An amazing story ... A team of scientists in Russia have grown this plant from tissue that lwas buried in frozen arctic tundra some 32 thousand years ago.
The flower is a narrow-leafed campion that's reminiscent of the modern variety Silene stenophylla. It was found in ancient squirrel burrows on the lower Kolyma River in Siberia by a team led by scientists Svetlana Yashina and David Gilichinsky of the Russuan Academy of Sciences. Their report was published Feb 21 in the Proceedings of the National Academy of Sciences of the USA.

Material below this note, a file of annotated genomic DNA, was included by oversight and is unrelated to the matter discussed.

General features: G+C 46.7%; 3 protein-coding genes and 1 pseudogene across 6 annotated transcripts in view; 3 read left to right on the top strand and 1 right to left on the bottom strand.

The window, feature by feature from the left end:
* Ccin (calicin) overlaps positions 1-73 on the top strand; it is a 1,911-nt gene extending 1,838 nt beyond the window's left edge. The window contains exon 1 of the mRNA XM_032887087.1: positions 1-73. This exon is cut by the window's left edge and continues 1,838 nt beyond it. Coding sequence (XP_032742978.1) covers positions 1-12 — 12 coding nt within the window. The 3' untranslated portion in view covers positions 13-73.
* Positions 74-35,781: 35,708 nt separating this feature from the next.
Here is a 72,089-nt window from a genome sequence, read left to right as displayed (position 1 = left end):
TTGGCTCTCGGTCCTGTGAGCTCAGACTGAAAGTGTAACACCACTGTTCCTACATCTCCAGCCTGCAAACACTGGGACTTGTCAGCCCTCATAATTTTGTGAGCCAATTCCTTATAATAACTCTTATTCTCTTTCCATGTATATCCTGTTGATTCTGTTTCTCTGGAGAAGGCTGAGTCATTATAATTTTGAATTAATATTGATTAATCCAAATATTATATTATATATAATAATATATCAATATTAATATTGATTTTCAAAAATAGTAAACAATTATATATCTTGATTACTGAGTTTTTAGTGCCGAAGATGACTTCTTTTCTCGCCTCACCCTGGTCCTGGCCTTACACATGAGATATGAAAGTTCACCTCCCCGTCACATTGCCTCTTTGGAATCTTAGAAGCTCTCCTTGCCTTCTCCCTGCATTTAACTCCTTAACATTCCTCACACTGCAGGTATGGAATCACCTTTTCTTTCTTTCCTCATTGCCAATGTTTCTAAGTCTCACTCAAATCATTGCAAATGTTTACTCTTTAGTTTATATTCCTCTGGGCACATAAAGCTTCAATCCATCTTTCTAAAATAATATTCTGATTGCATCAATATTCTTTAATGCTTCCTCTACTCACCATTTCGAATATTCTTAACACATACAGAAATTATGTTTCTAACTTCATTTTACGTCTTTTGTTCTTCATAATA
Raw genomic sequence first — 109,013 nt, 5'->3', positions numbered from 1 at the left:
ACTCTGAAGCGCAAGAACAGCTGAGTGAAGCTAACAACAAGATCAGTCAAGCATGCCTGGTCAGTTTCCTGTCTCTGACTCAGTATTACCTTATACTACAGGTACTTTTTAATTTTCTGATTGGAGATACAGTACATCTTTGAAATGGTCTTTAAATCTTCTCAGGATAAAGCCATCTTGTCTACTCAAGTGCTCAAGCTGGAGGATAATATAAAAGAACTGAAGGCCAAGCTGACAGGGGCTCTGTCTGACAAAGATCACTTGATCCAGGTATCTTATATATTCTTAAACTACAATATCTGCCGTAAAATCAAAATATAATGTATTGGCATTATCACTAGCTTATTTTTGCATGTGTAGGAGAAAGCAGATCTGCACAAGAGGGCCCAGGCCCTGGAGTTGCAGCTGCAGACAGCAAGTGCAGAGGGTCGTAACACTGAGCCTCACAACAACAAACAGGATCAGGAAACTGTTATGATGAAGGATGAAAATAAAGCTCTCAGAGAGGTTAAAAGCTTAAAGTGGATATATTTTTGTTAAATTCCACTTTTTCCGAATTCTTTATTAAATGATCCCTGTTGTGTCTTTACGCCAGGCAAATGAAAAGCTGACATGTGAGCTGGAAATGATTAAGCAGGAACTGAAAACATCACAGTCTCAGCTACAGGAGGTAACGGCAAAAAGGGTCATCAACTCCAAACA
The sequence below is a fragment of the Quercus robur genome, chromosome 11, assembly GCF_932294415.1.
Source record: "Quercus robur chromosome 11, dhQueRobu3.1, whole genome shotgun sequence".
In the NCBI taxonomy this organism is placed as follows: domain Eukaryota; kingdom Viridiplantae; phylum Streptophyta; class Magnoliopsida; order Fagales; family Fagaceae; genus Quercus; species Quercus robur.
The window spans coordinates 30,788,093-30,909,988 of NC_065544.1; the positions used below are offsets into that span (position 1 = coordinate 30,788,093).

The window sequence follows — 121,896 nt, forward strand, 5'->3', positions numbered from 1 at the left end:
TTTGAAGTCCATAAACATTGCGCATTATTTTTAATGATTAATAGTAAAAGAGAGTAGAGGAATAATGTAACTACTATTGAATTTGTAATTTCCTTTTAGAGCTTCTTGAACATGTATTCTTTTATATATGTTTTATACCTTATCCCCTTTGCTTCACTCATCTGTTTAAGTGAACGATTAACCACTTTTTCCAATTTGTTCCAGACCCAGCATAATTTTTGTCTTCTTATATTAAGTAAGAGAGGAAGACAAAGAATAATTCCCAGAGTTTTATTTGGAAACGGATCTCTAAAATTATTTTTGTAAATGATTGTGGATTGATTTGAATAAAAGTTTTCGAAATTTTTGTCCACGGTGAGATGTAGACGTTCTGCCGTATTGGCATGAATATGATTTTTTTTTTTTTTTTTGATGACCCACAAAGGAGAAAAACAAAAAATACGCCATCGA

The team tried and failed to germinate seeds found at the site, so they then took cells from frozen fruit in the burrows and propagated them to produce the plants with flowers.
You can read further details about the study in an article that appeared in the New York Times here.